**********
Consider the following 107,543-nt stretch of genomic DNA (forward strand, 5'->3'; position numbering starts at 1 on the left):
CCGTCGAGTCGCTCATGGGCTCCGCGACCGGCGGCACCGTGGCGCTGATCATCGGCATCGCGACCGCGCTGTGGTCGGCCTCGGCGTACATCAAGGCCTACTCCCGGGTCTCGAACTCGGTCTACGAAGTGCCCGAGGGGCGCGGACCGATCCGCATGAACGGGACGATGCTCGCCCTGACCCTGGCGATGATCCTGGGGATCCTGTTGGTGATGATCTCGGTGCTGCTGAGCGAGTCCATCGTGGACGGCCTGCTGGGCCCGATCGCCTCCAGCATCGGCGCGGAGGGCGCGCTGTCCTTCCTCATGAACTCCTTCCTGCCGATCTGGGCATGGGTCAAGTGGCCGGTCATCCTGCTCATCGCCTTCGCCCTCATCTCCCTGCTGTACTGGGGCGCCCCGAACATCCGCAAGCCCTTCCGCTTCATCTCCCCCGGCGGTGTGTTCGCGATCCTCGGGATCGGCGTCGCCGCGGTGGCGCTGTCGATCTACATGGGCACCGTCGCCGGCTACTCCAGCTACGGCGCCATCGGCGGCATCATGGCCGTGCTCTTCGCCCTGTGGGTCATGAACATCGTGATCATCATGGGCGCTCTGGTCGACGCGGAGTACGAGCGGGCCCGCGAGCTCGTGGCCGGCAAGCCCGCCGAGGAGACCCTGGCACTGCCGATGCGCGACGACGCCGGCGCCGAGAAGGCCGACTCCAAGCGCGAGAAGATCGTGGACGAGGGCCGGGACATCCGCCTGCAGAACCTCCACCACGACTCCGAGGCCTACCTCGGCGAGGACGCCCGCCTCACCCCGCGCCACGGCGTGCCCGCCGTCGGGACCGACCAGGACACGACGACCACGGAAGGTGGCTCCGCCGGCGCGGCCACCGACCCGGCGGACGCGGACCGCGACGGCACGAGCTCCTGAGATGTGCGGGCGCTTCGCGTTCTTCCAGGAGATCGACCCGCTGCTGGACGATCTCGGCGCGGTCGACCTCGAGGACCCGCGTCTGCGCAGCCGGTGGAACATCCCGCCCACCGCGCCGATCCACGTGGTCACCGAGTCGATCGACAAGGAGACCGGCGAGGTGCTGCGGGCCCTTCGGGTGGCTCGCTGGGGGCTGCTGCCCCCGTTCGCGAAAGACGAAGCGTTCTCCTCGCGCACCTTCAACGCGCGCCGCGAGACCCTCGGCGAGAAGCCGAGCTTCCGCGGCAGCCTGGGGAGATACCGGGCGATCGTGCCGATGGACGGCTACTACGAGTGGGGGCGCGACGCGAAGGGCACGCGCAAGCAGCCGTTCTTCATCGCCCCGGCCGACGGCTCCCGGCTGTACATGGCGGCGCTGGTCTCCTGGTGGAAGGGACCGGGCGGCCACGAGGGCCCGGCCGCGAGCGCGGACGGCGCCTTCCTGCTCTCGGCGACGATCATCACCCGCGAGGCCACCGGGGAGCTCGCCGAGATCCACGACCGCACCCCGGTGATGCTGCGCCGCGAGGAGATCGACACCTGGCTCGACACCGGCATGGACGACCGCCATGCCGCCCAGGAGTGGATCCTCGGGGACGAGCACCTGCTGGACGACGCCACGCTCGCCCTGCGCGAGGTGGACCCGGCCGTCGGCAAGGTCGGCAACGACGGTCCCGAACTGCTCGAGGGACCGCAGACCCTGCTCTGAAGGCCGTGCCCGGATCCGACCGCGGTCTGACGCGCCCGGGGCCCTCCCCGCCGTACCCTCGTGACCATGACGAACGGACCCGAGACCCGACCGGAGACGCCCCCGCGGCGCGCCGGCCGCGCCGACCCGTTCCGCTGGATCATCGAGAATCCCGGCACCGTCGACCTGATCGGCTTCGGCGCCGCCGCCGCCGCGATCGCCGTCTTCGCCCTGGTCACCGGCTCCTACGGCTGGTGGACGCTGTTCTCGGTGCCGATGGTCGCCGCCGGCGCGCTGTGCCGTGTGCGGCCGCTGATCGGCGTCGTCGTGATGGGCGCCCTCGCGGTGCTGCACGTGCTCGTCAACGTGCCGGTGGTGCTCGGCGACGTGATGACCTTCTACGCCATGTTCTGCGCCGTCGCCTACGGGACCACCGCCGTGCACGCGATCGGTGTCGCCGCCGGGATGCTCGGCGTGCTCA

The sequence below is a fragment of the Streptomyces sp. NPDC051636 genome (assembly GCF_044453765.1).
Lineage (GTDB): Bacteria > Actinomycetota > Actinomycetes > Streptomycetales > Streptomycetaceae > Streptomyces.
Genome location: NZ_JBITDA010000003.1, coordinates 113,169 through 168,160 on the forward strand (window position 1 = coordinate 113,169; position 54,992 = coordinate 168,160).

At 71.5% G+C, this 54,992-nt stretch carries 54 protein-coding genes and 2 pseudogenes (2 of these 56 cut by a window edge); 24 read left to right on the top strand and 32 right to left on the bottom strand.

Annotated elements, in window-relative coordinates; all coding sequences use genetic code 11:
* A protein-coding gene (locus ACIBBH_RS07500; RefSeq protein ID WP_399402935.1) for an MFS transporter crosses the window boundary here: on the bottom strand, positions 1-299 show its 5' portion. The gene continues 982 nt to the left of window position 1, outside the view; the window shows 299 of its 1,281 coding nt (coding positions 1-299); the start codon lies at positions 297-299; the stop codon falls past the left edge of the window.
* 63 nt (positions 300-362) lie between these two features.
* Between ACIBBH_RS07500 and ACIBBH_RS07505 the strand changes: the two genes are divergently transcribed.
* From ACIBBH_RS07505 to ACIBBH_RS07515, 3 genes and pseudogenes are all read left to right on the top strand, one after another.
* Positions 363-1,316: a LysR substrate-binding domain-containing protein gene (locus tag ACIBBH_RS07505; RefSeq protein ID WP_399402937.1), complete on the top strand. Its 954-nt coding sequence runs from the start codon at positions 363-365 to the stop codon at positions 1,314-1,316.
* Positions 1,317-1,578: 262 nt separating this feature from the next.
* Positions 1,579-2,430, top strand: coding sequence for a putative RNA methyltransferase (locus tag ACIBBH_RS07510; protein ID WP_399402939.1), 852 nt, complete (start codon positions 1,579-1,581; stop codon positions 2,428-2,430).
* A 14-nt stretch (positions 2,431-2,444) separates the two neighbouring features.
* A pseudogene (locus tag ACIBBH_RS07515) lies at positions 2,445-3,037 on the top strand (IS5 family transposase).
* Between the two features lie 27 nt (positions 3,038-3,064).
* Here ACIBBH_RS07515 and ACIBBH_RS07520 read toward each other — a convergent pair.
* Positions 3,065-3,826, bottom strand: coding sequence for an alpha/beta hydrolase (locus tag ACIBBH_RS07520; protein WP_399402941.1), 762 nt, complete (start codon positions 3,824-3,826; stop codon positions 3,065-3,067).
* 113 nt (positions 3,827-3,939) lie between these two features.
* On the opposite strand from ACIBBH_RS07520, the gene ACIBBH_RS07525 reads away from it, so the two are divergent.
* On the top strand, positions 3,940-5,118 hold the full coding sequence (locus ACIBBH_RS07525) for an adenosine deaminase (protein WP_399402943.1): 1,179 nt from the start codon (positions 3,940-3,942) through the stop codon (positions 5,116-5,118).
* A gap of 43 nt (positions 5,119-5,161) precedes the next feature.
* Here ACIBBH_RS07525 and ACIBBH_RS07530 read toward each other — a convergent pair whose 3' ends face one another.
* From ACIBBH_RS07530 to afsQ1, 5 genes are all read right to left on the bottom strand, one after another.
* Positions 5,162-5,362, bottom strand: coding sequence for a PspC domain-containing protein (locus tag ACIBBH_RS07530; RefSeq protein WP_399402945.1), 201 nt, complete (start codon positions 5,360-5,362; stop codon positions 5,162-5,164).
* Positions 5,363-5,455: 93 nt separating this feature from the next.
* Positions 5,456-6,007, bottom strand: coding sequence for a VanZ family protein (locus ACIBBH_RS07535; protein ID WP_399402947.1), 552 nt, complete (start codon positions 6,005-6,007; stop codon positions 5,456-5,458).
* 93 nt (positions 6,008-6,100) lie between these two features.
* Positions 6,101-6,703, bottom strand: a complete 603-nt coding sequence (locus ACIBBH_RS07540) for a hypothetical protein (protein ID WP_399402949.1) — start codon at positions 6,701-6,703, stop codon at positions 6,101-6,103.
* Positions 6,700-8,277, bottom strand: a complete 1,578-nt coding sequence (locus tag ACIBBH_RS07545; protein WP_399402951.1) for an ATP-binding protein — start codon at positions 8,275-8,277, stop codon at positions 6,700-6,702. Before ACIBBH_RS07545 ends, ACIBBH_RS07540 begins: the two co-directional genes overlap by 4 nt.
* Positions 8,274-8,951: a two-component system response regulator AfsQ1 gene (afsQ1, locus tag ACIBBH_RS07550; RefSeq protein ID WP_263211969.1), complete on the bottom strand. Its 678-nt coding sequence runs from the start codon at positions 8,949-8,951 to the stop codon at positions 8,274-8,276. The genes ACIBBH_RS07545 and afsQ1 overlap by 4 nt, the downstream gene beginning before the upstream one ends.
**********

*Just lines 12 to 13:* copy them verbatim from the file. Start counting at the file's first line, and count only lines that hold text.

* Positions 363-1,316: a LysR substrate-binding domain-containing protein gene (locus tag ACIBBH_RS07505; RefSeq protein ID WP_399402937.1), complete on the top strand. Its 954-nt coding sequence runs from the start codon at positions 363-365 to the stop codon at positions 1,314-1,316.
* Positions 1,317-1,578: 262 nt separating this feature from the next.